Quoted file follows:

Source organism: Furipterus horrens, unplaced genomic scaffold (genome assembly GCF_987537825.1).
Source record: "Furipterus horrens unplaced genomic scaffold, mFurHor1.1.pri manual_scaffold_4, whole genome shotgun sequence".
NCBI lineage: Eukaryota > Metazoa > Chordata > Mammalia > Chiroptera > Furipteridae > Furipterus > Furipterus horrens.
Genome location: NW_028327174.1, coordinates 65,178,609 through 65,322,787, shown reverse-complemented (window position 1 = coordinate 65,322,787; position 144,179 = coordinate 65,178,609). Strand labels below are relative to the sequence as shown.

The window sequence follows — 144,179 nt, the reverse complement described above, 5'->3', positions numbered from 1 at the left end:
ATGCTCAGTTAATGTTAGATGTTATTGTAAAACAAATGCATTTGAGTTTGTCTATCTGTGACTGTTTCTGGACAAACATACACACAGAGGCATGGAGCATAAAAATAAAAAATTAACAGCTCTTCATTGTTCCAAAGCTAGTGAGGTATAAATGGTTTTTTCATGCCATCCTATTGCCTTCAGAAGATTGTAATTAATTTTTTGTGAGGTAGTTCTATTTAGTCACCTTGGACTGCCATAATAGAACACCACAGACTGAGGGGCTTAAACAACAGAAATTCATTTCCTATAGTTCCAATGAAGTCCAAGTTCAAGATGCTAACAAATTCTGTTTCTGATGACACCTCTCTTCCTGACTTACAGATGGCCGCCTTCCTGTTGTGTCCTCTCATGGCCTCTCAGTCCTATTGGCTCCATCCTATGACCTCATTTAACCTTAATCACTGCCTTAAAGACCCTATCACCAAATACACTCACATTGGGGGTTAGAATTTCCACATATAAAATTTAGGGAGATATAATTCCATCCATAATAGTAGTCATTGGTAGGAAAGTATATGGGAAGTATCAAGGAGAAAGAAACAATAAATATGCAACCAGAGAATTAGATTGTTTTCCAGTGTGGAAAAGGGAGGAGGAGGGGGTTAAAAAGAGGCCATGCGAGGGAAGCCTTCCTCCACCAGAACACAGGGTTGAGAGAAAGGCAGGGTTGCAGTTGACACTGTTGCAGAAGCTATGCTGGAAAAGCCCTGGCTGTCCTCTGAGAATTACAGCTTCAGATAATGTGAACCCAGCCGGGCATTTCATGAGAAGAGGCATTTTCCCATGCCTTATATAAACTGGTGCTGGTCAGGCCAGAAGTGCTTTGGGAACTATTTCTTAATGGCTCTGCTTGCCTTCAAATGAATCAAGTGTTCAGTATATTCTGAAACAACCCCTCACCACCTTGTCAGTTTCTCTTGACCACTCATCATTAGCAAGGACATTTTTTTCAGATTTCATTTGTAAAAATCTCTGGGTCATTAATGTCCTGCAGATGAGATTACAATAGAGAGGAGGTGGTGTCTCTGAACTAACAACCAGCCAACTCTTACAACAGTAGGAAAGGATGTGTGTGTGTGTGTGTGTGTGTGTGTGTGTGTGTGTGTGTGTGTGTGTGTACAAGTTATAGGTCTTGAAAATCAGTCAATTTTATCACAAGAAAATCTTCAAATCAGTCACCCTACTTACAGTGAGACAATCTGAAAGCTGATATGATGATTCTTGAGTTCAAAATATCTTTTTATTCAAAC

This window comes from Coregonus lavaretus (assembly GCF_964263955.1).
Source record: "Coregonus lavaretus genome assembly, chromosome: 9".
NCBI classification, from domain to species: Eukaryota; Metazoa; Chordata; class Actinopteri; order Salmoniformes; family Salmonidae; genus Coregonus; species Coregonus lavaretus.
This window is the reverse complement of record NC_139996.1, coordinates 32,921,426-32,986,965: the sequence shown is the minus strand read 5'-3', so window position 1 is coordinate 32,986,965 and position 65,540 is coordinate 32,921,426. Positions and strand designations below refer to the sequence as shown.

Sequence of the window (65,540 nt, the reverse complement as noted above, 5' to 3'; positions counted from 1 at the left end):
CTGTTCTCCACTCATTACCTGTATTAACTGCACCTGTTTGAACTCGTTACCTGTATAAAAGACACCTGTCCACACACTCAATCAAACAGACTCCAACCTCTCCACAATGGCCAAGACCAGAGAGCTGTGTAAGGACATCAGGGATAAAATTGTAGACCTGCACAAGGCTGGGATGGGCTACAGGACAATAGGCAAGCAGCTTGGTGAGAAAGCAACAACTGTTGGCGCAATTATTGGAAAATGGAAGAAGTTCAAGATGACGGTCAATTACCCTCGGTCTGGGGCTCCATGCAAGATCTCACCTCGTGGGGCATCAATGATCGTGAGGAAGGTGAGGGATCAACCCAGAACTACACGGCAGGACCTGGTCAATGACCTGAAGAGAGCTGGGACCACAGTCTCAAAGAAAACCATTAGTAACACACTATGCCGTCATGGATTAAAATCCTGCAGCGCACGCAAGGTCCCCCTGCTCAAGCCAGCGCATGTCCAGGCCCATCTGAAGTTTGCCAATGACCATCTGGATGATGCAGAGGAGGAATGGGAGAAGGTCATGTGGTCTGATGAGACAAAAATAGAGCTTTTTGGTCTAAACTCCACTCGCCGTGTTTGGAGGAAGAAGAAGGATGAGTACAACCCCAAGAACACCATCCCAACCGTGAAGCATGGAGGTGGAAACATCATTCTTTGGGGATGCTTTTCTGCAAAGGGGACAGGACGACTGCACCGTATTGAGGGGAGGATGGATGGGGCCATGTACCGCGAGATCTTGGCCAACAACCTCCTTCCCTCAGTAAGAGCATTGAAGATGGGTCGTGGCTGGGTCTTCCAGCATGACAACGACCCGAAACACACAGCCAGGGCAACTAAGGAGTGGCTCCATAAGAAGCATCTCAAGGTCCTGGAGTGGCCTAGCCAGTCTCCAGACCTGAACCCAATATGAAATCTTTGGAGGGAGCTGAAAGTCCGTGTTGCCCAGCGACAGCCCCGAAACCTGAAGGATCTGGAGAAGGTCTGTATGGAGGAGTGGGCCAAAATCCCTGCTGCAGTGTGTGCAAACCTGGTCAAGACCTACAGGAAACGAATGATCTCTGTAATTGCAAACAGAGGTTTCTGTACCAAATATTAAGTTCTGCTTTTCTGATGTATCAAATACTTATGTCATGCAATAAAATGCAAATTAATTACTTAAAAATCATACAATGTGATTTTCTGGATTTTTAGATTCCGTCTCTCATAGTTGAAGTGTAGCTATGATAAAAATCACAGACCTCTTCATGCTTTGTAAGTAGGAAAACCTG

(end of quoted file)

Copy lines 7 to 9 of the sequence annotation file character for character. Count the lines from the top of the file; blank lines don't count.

This window comes from Coregonus lavaretus (assembly GCF_964263955.1).
Source record: "Coregonus lavaretus genome assembly, chromosome: 9".
NCBI classification, from domain to species: Eukaryota; Metazoa; Chordata; class Actinopteri; order Salmoniformes; family Salmonidae; genus Coregonus; species Coregonus lavaretus.